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Because industrial, residential, or agricultural activities use energy, they will produce heat. Every human produces an average of 100 Watts of heat as well. This heat eventually needs to be dissipated into the environment, or the temperature will rise and the settlement become too hot. Heat can be transported via convection, conduction, and radiation, or by mass transfer and phase change.

Agriculture in particular requires large amounts of light, typically between 400 and 600 W/m2 to be productive. This light turns into heat, that must be removed from the greenhouse or grow room. A large part of the heat is transferred to water vapor by the plants by evapo-transpiration. This water must be removed from the air by condensation. This is a form of mass transfer heat transportation.


Convection on Mars is minimal due to its very thin atmosphere, with even fan-assisted convection appearing to be less mass efficient than radiative cooling[1].

the convection equation is Q=h*A*dT, where Q is the power (Watts), A is the area(m2), h is the experimental coefficient for convective heat transfer (J/m2*°K) and dT is the temperature difference (°K) between the surface and the convecting fluid.


Conduction into Mars regolith or megaregolith (soil or bedrock) may be feasible, since the ground's average temperature is around -60C. On Earth ground-source heat pumps are feasible for cooling. On Mars, depending on the ground conditions, sufficient cooling may be available via the building's foundation alone, or this could be augmented with cooling channels, which could be combined with existing utility trenches used for power or materials.

Challenges include the low temperature of the ground requiring a careful choice of working fluid, and interior humidity may deposit frost, and will certainly condensate, on cooling panels.

Some regolith, such as dry dust or loose rock, may have poor thermal conductivity, requiring either additional conduction area such as drilled cooling pipes or channels, or a soil treatment such as water injection to increase thermal conductivity by filling the soil pore voids with ice.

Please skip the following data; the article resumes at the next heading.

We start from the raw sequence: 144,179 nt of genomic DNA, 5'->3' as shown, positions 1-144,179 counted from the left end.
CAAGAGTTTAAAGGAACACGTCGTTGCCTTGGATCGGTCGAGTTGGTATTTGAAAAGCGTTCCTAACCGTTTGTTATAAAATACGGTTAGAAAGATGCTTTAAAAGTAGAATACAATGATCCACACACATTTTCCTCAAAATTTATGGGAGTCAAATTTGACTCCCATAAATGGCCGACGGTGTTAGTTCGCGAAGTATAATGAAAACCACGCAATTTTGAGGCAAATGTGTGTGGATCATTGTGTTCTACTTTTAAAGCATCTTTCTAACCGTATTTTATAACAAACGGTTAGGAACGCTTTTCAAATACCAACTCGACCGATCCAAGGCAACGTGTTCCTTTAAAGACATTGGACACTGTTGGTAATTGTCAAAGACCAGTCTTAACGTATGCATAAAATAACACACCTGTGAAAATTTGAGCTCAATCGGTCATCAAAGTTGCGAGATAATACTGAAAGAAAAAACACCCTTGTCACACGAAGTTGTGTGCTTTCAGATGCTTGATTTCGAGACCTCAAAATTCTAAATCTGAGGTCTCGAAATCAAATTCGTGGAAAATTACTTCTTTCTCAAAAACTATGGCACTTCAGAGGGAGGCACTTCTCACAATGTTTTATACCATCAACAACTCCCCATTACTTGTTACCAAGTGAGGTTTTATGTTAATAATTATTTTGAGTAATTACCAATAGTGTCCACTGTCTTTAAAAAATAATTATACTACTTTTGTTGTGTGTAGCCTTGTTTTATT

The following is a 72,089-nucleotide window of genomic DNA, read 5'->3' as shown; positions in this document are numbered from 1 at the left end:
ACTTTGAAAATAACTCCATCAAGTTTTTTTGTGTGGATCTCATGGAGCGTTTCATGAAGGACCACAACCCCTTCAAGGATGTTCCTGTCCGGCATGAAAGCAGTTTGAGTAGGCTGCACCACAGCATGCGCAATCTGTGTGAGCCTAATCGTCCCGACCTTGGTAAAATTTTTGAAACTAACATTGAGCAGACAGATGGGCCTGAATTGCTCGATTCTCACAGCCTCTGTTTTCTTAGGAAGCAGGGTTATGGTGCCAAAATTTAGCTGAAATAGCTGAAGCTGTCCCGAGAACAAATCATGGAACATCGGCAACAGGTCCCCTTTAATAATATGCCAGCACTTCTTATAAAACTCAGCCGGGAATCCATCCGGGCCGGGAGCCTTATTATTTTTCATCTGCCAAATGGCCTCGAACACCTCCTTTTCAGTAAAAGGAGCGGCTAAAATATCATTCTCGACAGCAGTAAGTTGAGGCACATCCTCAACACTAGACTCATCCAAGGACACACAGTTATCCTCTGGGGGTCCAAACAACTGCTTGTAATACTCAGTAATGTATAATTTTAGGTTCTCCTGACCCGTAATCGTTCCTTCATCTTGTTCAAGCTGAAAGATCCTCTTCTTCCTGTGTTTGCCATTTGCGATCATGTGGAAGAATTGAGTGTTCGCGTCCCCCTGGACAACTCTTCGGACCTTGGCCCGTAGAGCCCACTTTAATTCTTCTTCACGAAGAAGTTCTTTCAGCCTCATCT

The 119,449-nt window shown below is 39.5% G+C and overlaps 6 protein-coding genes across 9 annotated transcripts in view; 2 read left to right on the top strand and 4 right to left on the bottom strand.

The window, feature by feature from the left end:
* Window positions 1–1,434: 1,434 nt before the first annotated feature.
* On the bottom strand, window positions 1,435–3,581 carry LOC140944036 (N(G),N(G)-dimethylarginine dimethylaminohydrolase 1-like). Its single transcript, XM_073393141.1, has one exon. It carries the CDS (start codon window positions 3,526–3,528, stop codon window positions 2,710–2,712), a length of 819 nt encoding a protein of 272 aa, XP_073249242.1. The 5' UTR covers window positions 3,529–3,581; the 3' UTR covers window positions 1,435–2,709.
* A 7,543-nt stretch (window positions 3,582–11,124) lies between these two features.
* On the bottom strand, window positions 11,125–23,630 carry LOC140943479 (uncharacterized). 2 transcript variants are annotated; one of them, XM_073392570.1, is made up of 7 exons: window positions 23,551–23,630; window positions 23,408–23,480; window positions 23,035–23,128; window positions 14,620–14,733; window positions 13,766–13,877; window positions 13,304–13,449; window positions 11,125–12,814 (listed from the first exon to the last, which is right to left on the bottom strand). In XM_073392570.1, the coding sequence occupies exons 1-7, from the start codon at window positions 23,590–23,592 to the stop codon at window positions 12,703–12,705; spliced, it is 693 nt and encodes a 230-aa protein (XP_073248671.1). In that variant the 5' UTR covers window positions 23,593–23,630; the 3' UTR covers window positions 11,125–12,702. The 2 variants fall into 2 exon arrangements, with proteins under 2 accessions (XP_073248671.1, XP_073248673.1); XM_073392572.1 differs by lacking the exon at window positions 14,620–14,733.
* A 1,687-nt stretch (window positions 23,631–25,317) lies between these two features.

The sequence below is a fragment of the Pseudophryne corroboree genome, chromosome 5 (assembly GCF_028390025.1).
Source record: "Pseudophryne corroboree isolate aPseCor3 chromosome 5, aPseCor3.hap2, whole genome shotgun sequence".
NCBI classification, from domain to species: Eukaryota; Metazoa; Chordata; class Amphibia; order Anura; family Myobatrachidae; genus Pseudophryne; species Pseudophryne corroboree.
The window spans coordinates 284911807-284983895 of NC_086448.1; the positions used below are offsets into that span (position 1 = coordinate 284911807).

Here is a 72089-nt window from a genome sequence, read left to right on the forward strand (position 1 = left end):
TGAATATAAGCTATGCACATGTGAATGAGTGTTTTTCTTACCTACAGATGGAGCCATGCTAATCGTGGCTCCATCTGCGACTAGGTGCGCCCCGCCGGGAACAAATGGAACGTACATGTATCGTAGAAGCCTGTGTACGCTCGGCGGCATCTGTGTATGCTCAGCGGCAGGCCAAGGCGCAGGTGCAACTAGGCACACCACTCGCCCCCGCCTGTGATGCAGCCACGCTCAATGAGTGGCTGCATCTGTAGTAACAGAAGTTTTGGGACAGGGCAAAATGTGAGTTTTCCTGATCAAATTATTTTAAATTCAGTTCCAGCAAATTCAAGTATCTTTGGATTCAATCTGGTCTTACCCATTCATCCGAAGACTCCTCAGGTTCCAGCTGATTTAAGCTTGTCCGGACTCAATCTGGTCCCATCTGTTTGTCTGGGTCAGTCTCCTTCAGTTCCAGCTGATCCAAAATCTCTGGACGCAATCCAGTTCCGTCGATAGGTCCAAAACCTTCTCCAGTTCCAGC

Radiative cooling is a standard solution for spacecraft, since the large temperature difference between outer space (around 3K) and human habitable areas (around 300K) gives substantial radiative cooling from high emissivity surfaces. However, near the terrestrial planets and closer to the sun the actual 'space temperature' is usually set at 200K.

The Stefan-Boltzmann law describes the thermal emission of a black body radiator as q=e*σ*dT4, where the radiated unit power q (Watts/m2) is equal to the surface emissivity e (between 0 and 1), a constant σ (Stephen Boltzman constant = 5,67 e-8 W/m2°K), and the fourth power of thermodynamic temperature difference dT (°K). For a surface at 293K (about 20C) with emissivity 0.8, the black body radiative cooling can reach 334 W/m2 when facing the cold dark of space, but is closer to 260 W/m2 when the average temperature of the environment is taken into account.

On Mars, during the nighttime a structure's roof could be used for radiative cooling, which could be as simple as a high-emissivity coating applied to the existing roof. However, the thermal resistance of the roof construction will reduce conduction considerably, and the actual surface temperature may be much lower than the interior temperature. In particular, the thick radiation shielding required for the settlement usually has a low coefficient of conduction. So some form of mass transfer of energy will probably be required between the interior of the settlement and the radiators at the surface.

One challenge with radiative cooling is keeping sunlight from warming the radiator panels. A possible mitigation is a careful arrangement of mirrors[2] to reflect sunlight away, or a paint with high visible reflectance and high thermal emittance.

The sun has most of its light in higher frequencies (visible light), while radiative heat is at a much lower frequency (infra red light). So a paint can reflect the light from the sun (reflectance) and absorb little heat, while having a high thermal emittance.

Mass transfer and phase change

The mass transfer equation is Q=m*Cp*dT where Q is the power in Watts, m is the mass flow in kg/s, Cp is the specific heat in Joules/kg/°K and dT is the temperature difference of the moving flow between the source and the heat sink.

The phase change equation is Q=m*Phe where m is the mass flow in kg/s and Phe is the phase change energy in J*/kg. A fluid can either gain energy through phase change (melting, evaporation and sublimation) or lose energy (solidification, condensation)


  1. von Arx and Delgado, "Convective heat transfer on Mars", AIP Conference 1991
  2. Lunarpedia Lunar Radiator